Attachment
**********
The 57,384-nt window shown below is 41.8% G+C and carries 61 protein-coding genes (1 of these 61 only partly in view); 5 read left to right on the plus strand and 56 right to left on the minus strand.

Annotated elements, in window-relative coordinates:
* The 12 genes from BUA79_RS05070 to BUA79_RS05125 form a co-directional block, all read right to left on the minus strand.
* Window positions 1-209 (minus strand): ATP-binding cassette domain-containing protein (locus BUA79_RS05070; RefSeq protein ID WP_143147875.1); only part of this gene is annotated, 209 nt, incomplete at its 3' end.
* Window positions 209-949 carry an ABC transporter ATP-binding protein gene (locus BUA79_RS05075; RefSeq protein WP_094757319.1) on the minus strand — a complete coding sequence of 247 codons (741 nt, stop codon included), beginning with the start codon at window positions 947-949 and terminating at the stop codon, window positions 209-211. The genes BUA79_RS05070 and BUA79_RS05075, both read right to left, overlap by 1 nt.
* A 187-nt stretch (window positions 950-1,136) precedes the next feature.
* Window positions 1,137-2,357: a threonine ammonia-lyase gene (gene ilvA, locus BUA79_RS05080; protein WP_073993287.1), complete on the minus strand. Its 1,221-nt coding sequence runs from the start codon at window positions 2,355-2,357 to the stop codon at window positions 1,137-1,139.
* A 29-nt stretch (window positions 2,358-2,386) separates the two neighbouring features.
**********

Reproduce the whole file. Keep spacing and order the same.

The 57,384-nt window shown below is 41.8% G+C and carries 61 protein-coding genes (1 of these 61 only partly in view); 5 read left to right on the plus strand and 56 right to left on the minus strand.

Annotated elements, in window-relative coordinates:
* The 12 genes from BUA79_RS05070 to BUA79_RS05125 form a co-directional block, all read right to left on the minus strand.
* Window positions 1-209 (minus strand): ATP-binding cassette domain-containing protein (locus BUA79_RS05070; RefSeq protein ID WP_143147875.1); only part of this gene is annotated, 209 nt, incomplete at its 3' end.
* Window positions 209-949 carry an ABC transporter ATP-binding protein gene (locus BUA79_RS05075; RefSeq protein WP_094757319.1) on the minus strand — a complete coding sequence of 247 codons (741 nt, stop codon included), beginning with the start codon at window positions 947-949 and terminating at the stop codon, window positions 209-211. The genes BUA79_RS05070 and BUA79_RS05075, both read right to left, overlap by 1 nt.
* A 187-nt stretch (window positions 950-1,136) precedes the next feature.
* Window positions 1,137-2,357: a threonine ammonia-lyase gene (gene ilvA, locus BUA79_RS05080; protein WP_073993287.1), complete on the minus strand. Its 1,221-nt coding sequence runs from the start codon at window positions 2,355-2,357 to the stop codon at window positions 1,137-1,139.
* A 29-nt stretch (window positions 2,358-2,386) separates the two neighbouring features.